Daily Buzz: Don’t Forget About Small-Scale Innovation

Big idea: Successful innovation can be small, too. Also: Nudge members to get more value from your association.

How do you define innovation?

Although most leaders might see innovation as disruptive, transformative change to a process or product, Michael Tatonetti, director of certification and education for the Professional Pricing Society (PPS), argues that there is more to innovation than its large-scale ventures.

“I want to invite you to the real world of innovation: small-sized innovation,” Tatonetti says on Association Success. “Rather than think of innovation only as large, shiny new projects, think of it as any change that moves the needle toward your goals.”

One way to implement this vision of innovation is to focus on streamlining workflows. At PPS, for instance, Tatonetti says his team changed the way they delivered member newsletters.

“Now, instead of an alert to login with a link to the member portal, we email them a link to view the newsletter directly without login,” he says. “This turned a 4-click login process into a 1-click viewing process and made our members much happier.”

It might seem small, but these types of slight changes can open the door to the larger innovative projects down the line.

“As a result (of these small wins),” Tatonetti says, “staff morale is higher, we find ourselves more open to large and small change, and we tackle bigger innovation projects with confidence and enthusiasm because our small wins have built us up.”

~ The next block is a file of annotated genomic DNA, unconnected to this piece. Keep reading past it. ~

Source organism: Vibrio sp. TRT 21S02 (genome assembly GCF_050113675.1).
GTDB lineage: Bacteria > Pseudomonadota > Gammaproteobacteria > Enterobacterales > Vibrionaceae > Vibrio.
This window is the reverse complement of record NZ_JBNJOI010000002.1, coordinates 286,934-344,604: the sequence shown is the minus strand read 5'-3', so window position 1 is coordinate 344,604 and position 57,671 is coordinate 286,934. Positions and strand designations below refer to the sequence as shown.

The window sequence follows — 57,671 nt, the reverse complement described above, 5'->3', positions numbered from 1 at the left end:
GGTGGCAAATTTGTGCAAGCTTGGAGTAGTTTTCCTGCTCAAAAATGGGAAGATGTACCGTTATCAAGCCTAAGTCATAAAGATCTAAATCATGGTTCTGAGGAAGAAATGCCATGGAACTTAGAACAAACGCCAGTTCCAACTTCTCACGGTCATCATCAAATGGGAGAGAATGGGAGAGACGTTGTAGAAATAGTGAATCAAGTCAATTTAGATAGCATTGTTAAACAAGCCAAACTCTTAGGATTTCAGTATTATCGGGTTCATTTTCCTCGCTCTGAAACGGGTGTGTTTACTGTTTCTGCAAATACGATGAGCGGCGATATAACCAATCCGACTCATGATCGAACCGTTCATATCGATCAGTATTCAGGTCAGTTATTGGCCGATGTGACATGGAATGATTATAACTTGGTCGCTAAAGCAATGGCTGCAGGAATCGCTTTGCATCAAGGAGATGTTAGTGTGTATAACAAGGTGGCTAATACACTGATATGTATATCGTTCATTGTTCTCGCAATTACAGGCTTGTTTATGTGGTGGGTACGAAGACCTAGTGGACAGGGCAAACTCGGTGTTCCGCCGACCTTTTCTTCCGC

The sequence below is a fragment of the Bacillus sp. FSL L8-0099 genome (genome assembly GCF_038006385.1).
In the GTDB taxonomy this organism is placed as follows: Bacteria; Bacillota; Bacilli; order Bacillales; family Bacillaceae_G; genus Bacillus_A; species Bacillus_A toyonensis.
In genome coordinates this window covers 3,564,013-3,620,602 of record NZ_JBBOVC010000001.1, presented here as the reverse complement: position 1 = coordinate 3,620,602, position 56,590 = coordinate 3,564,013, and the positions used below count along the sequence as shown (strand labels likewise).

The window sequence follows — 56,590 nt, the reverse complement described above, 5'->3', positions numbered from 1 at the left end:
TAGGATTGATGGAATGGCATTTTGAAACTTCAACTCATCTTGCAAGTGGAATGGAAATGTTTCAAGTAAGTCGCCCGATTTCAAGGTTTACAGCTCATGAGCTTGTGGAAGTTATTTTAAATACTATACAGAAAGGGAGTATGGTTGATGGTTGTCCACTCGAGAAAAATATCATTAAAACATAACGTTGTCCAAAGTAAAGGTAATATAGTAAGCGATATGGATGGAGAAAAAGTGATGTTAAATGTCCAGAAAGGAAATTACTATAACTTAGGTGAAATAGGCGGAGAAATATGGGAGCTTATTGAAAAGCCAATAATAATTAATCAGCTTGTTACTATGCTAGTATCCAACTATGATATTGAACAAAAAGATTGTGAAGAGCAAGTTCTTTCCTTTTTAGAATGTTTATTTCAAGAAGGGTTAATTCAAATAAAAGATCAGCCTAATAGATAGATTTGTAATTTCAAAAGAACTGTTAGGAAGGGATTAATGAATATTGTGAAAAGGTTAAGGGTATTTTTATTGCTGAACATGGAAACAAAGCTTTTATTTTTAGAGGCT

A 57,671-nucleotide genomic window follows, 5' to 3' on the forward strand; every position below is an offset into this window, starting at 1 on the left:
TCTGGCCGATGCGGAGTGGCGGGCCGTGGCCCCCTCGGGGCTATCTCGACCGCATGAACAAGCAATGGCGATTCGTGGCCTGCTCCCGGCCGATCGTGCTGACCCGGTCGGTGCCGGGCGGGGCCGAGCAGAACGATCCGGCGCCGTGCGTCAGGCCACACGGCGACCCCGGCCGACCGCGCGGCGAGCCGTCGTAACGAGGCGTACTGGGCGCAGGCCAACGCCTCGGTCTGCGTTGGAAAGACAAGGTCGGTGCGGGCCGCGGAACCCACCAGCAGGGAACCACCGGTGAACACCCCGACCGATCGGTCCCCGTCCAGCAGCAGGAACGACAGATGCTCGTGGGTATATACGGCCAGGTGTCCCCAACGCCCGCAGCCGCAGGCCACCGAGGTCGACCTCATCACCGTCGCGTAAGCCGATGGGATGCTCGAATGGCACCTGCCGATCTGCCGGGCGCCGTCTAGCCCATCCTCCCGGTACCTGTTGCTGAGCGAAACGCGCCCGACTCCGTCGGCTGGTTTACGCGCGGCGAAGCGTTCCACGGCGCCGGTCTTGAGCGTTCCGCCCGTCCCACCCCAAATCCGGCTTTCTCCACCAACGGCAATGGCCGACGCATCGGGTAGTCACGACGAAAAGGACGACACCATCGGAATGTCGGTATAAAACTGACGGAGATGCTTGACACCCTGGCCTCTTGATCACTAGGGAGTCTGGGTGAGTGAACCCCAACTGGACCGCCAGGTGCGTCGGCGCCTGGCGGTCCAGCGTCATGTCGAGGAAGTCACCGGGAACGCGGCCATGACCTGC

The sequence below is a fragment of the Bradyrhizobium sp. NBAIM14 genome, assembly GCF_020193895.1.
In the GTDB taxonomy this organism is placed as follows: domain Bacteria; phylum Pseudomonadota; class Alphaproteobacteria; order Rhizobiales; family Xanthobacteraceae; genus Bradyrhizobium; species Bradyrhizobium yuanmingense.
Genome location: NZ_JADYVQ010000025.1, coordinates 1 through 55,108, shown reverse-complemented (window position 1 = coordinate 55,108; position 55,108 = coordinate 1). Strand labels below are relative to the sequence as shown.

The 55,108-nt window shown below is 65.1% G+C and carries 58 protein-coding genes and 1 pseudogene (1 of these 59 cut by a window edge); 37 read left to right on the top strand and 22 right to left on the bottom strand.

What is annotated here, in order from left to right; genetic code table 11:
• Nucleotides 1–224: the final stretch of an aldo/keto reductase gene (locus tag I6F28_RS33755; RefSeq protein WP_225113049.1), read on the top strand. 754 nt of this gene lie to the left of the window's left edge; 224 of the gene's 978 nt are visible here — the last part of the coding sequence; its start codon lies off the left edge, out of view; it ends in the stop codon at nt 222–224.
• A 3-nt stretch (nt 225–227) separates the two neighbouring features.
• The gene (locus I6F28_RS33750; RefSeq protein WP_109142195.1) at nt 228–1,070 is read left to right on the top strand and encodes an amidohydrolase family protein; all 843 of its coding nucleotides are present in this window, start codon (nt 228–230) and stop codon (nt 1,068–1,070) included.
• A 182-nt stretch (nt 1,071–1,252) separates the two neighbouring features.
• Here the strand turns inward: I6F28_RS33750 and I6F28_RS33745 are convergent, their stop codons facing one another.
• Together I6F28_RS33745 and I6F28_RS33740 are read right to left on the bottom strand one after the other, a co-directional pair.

Hint, Hint; Nudge, Nudge

If members aren’t taking advantage of benefits, it might be time for an environment change—in particular, a shift to a new culture that prompts, or “nudges,” people to make positive, productive decisions.

“Used right, a nudge is a very small action or change in environment, which makes it easier for you to make the decision that’s best for you, without forcing you to decide a certain way,” says Niklas Goeke in a summary of  Nudge: Improving Decisions About Health, Wealth, and Happiness by Richard H. Thaler and Cass R. Sunstein. “For example, if the cafeteria put the fruits next to the registrar, and not the candy bars, you’d eat more bananas—simply because they’re easier to pick up.”

Drawing on these insights, association thought leader Jeffrey Cufaude recommends starting with outlining what members should be doing to gain more value from your association. Then, based on those determinations, make small shifts in your culture that promote that action.

Other Links of Note

Looking to amp up your association’s brand image? Social Media Today explains the do’s and don’ts of creating brand recognition.

Keep employees happy in 2020 with these five leadership tips from Inc.

Not sure how to measure social media metrics? The Sprout Social blog explains how to analyze the right numbers for your organization.

(masterzphotois/iStock/Getty Images Plus)

Jeff Hsin

By Jeff Hsin


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